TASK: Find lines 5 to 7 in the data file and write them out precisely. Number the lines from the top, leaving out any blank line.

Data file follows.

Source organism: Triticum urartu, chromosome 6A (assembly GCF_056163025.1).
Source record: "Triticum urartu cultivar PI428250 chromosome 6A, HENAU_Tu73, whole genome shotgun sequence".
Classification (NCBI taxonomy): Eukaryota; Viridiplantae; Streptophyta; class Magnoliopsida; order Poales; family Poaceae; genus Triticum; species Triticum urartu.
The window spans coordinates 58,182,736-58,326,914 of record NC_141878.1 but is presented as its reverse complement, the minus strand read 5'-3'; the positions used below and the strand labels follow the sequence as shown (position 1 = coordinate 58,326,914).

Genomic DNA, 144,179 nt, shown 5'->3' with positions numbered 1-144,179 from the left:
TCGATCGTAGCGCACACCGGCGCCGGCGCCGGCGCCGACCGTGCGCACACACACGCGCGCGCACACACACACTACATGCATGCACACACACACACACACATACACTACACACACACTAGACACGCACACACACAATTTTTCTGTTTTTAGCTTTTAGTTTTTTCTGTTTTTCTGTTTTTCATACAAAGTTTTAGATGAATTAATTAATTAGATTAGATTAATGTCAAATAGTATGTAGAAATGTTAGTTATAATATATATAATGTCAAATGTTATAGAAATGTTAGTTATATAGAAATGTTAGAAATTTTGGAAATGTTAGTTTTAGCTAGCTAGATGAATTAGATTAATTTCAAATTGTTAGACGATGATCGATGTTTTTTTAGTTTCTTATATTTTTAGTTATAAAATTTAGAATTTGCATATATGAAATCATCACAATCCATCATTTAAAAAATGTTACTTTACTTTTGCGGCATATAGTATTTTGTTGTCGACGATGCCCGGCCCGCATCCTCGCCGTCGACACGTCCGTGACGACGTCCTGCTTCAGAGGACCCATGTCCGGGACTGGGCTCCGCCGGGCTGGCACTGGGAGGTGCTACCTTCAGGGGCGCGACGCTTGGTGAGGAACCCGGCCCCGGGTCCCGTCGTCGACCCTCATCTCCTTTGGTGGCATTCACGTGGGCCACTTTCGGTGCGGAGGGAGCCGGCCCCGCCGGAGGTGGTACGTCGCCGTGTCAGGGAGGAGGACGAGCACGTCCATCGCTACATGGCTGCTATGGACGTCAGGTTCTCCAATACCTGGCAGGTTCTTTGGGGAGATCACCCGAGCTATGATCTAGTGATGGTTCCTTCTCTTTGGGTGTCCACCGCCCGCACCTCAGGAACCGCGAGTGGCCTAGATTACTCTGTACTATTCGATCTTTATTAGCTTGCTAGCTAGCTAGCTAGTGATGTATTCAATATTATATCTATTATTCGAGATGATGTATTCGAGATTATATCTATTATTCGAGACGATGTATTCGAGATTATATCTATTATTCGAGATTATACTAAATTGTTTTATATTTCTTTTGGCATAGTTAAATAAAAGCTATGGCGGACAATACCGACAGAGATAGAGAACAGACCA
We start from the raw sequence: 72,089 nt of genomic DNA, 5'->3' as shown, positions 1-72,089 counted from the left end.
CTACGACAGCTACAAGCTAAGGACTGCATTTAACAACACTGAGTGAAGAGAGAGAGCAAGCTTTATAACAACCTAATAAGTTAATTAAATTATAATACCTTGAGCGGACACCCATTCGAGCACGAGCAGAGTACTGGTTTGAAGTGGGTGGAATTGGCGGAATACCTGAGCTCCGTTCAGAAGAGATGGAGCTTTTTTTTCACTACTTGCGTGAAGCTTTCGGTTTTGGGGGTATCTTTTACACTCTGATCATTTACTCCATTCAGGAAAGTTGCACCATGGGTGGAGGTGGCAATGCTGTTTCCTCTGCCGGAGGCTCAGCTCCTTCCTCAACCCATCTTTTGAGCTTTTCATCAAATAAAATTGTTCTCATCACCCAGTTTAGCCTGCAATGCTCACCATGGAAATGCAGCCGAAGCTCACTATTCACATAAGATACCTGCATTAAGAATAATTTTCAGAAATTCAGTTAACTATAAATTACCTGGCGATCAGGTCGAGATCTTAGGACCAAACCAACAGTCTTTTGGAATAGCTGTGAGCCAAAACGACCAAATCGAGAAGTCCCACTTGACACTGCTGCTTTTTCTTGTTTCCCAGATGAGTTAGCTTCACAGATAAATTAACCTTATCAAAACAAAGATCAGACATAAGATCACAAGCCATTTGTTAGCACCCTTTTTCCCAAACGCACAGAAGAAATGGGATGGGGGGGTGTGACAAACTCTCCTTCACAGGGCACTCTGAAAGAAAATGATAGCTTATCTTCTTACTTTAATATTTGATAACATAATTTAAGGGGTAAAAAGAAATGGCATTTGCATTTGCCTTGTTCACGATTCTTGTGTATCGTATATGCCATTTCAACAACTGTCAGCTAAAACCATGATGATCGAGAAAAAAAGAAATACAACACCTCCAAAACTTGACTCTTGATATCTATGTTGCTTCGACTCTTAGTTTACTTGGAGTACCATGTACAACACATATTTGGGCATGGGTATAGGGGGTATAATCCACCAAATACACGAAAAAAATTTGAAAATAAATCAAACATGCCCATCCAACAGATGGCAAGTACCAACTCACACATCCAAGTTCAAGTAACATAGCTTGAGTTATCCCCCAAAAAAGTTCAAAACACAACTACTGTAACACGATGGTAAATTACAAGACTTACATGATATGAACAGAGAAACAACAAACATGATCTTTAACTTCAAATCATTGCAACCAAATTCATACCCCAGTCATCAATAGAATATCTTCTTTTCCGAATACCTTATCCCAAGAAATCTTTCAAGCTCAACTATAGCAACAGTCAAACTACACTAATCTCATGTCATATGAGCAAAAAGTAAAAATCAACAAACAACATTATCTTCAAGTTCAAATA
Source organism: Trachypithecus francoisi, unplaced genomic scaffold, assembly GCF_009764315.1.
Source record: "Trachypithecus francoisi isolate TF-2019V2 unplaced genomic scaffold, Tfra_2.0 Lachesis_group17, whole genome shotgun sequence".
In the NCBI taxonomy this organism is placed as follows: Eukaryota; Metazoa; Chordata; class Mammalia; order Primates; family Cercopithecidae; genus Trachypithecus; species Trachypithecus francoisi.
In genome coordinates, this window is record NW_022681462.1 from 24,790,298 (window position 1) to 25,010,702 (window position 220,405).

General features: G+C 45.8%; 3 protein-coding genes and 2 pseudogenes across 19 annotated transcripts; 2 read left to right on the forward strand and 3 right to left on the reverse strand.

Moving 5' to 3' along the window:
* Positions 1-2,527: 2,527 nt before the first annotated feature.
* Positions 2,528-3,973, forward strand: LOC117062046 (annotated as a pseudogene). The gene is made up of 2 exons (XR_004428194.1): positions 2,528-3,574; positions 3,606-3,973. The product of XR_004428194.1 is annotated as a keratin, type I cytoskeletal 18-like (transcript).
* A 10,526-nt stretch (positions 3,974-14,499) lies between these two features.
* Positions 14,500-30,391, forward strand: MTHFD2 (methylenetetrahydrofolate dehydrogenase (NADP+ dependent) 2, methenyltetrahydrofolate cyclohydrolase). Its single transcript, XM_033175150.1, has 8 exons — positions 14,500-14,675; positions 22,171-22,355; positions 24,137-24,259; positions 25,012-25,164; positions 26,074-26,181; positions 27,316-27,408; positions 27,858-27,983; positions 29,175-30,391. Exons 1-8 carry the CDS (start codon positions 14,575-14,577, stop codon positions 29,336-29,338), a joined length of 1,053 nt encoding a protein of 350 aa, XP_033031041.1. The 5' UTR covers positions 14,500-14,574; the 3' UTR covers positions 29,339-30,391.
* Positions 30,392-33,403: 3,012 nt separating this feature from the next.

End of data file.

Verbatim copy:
Genomic DNA, 144,179 nt, shown 5'->3' with positions numbered 1-144,179 from the left:
TCGATCGTAGCGCACACCGGCGCCGGCGCCGGCGCCGACCGTGCGCACACACACGCGCGCGCACACACACACTACATGCATGCACACACACACACACACATACACTACACACACACTAGACACGCACACACACAATTTTTCTGTTTTTAGCTTTTAGTTTTTTCTGTTTTTCTGTTTTTCATACAAAGTTTTAGATGAATTAATTAATTAGATTAGATTAATGTCAAATAGTATGTAGAAATGTTAGTTATAATATATATAATGTCAAATGTTATAGAAATGTTAGTTATATAGAAATGTTAGAAATTTTGGAAATGTTAGTTTTAGCTAGCTAGATGAATTAGATTAATTTCAAATTGTTAGACGATGATCGATGTTTTTTTAGTTTCTTATATTTTTAGTTATAAAATTTAGAATTTGCATATATGAAATCATCACAATCCATCATTTAAAAAATGTTACTTTACTTTTGCGGCATATAGTATTTTGTTGTCGACGATGCCCGGCCCGCATCCTCGCCGTCGACACGTCCGTGACGACGTCCTGCTTCAGAGGACCCATGTCCGGGACTGGGCTCCGCCGGGCTGGCACTGGGAGGTGCTACCTTCAGGGGCGCGACGCTTGGTGAGGAACCCGGCCCCGGGTCCCGTCGTCGACCCTCATCTCCTTTGGTGGCATTCACGTGGGCCACTTTCGGTGCGGAGGGAGCCGGCCCCGCCGGAGGTGGTACGTCGCCGTGTCAGGGAGGAGGACGAGCACGTCCATCGCTACATGGCTGCTATGGACGTCAGGTTCTCCAATACCTGGCAGGTTCTTTGGGGAGATCACCCGAGCTATGATCTAGTGATGGTTCCTTCTCTTTGGGTGTCCACCGCCCGCACCTCAGGAACCGCGAGTGGCCTAGATTACTCTGTACTATTCGATCTTTATTAGCTTGCTAGCTAGCTAGCTAGTGATGTATTCAATATTATATCTATTATTCGAGATGATGTATTCGAGATTATATCTATTATTCGAGACGATGTATTCGAGATTATATCTATTATTCGAGATTATACTAAATTGTTTTATATTTCTTTTGGCATAGTTAAATAAAAGCTATGGCGGACAATACCGACAGAGATAGAGAACAGACCA
We start from the raw sequence: 72,089 nt of genomic DNA, 5'->3' as shown, positions 1-72,089 counted from the left end.